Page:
A manager is reviewing budget materials.

One month into 2021, how are your New Year’s plans coming along? If you’ve started work on your annual plan, your budget is probably on your mind. Below we explore how to approach budgeting for change management success.

Budget with change in mind

First and most importantly, consider how much change your organization has endured during the past year. Then, think about how much uncertainty is ahead of you. Your budget is a road map guiding you toward your goals. Budgets must be adaptable so that you can make changes at any time throughout the year to accommodate shifting priorities. If 2020 taught us anything, it is that resiliency and agility are key for your agency’s long-term success.

Some guiding questions that you may find useful at this initial stage are:

  • What is happening (societally, culturally, or politically) this year that could affect our plans? What is the financial impact of external forces?
  • Are we expecting any regulation changes? How will we allocate resources to comply?
  • How can we develop our unique value proposition in the coming months?

Budget with your people in mind

Your people are the most critical drivers of your change initiatives this year. Your staff will set the tone for what you can accomplish and how. They will create the processes, execute the plans, and help your organization hit its performance goals.

When it comes to staff and budget, two major considerations come into play:

  • Talent and skills. Assess your current workforce. Do you have the right capabilities to achieve change management goals? If not, what is your reskilling and upskilling plan? How will you begin to hire and develop talent accordingly?
  • Budget ownership. You can choose to administer your budget via your organization’s senior leadership with a top-down approach, or by allocating responsibility throughout the employee ranks. The first approach keeps all budget responsibilities tied to a small group of decision makers. The second assumes the entire organization is accountable to achieving budget requirements. Neither way is right or wrong. Consider where power is held within your agency today and how your processes can best support budget ownership.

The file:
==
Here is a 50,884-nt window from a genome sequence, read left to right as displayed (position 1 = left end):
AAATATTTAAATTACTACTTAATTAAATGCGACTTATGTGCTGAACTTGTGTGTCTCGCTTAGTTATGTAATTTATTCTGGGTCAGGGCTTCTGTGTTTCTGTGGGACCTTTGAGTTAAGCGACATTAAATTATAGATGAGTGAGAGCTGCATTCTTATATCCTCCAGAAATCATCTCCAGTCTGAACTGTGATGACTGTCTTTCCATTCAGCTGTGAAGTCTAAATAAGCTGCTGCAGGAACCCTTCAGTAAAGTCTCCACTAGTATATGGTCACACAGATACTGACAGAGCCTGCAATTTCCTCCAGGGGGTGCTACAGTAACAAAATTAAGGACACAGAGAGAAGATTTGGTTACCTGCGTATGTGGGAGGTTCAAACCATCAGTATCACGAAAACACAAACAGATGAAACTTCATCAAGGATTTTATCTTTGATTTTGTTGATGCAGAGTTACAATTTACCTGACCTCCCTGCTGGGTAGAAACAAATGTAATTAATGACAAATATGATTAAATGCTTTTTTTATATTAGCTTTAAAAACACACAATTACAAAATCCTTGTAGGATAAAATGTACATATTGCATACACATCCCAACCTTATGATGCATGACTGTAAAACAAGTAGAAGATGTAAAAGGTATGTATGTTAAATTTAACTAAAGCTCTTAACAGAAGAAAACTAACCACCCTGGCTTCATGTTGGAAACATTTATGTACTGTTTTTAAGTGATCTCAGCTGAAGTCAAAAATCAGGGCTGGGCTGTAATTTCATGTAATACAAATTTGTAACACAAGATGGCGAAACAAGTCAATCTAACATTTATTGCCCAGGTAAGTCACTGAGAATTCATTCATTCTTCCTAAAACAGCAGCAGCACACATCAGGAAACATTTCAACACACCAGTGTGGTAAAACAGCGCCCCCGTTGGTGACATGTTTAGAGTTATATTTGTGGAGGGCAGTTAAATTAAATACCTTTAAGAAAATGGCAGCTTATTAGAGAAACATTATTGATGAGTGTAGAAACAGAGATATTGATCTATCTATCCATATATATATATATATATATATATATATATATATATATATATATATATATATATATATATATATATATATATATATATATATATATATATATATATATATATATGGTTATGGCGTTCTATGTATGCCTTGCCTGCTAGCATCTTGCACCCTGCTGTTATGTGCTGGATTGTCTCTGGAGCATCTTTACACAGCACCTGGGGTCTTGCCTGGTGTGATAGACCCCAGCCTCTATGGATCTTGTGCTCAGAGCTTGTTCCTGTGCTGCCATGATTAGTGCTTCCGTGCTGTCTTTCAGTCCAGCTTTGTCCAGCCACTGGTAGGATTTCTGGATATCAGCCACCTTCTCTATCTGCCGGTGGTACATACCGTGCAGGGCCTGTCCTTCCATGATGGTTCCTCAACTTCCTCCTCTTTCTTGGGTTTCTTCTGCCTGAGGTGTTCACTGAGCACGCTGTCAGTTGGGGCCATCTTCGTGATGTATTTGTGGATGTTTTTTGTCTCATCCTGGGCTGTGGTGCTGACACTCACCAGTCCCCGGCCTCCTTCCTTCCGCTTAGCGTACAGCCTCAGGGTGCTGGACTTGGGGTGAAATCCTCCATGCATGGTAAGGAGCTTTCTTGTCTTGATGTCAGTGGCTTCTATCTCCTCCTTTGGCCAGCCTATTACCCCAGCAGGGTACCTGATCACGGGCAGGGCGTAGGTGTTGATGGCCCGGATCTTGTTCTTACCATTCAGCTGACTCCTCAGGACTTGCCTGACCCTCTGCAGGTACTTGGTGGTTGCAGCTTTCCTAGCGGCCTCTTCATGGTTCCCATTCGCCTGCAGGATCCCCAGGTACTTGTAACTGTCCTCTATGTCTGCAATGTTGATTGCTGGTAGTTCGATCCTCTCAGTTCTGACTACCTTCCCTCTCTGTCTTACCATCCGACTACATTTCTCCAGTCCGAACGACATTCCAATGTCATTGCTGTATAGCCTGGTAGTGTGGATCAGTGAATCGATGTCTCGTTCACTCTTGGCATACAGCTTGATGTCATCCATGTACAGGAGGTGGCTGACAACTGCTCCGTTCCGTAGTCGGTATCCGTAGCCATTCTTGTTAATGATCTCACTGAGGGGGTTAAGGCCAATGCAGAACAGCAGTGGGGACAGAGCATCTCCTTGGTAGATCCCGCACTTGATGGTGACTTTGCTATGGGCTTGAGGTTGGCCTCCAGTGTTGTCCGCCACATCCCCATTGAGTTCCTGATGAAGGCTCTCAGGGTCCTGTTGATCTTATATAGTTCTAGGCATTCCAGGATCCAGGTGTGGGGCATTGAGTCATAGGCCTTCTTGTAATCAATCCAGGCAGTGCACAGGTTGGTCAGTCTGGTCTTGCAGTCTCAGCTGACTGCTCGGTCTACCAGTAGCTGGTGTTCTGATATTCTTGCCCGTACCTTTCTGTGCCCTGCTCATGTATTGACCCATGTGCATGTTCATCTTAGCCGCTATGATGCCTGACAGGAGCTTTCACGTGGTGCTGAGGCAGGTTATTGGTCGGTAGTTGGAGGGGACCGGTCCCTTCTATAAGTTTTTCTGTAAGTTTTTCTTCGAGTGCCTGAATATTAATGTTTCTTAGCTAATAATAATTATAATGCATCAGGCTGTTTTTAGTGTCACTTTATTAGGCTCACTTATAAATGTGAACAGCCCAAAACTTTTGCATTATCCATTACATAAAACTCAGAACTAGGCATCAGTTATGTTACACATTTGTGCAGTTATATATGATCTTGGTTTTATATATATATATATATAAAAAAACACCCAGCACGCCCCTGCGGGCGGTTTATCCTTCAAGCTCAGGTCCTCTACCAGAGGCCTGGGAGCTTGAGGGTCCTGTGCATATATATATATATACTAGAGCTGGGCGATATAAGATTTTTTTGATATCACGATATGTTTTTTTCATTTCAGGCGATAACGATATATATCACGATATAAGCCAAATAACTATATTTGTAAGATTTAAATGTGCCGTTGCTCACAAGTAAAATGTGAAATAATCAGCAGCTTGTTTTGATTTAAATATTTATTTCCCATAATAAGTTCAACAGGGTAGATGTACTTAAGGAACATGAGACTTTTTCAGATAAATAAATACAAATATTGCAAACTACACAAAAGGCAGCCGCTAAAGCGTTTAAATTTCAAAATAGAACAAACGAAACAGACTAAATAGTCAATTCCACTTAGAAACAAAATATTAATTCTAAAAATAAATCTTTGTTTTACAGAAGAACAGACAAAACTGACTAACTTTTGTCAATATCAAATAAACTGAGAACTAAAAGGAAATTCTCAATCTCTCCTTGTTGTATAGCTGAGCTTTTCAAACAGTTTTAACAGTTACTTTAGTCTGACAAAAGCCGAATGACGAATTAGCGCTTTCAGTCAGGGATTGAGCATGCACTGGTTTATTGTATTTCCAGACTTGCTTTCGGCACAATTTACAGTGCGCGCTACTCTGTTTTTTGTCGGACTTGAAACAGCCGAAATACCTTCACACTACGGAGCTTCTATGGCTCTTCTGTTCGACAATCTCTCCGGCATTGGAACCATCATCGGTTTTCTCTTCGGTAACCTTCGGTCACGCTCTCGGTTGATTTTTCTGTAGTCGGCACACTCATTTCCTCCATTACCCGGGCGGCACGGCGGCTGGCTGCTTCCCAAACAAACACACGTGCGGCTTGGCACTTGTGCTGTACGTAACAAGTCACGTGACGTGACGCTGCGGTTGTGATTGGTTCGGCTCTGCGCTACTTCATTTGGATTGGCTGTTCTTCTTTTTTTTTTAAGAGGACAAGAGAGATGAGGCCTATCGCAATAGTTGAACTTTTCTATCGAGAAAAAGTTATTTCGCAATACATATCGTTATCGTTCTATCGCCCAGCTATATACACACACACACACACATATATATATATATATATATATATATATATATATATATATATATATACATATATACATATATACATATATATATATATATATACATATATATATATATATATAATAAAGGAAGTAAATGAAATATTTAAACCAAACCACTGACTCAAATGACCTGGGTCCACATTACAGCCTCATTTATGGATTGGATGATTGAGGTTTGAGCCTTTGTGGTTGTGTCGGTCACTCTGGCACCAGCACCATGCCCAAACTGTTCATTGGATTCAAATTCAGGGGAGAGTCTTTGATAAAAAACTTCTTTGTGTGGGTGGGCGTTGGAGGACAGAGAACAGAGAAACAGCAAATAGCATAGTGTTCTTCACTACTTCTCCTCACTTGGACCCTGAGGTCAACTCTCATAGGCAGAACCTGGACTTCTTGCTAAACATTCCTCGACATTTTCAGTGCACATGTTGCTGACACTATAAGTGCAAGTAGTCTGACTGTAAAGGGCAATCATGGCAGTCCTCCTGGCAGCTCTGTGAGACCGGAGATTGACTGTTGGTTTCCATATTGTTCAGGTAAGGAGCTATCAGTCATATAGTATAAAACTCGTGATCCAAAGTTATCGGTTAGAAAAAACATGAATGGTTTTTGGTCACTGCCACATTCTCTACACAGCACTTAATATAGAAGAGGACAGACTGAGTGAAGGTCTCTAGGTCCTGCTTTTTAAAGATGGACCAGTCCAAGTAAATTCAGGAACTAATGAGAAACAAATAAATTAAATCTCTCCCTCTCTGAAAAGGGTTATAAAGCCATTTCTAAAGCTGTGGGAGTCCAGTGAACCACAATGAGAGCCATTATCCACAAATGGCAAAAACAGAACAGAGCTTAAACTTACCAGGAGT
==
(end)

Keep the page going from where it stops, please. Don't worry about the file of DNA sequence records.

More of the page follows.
View technology as a vehicle in your budget

Nothing changes as fast, or costs as much, as technology. Before chasing the latest bells and whistles, be it a new business platform, mobile app, or online solution, think through the following:

  • What is the organizational need? Is this need best met through a new-to-us technology development?
  • If technology could be the answer, what are the budget implications? How much will this tool cost us in terms of hardware, software, implementation, training, maintenance, and support?
  • When does it make sense to outsource technology, and when should we use our internal IT team?

Take your time

This concluding principle brings us full circle. Remember, your budget is a first draft, not a final copy. Build appropriate milestones into your change management plan so that you can revisit your budget to ensure it is aligned with shifting business goals. Most organizations budget on a 12-month cycle. To ensure your financial plan is realistic and offers breathing room for unexpected change, incorporate these principles within your annual timeline:

  • Review your budget monthly and track year-to-date actuals against projections.
  • On a quarterly basis, revise your budget based on monthly trends and re-forecasted projections.
  • Allow space for opportunity and risk, so that costs associated with change do not make or break your agency.

Budgeting for change is one of the most complex responsibilities you will have this year. With these guiding ideas at the forefront, you will be well-equipped to achieve your mission and thrive. If you would like some support along the way, we would like to help. Contact us today to learn more.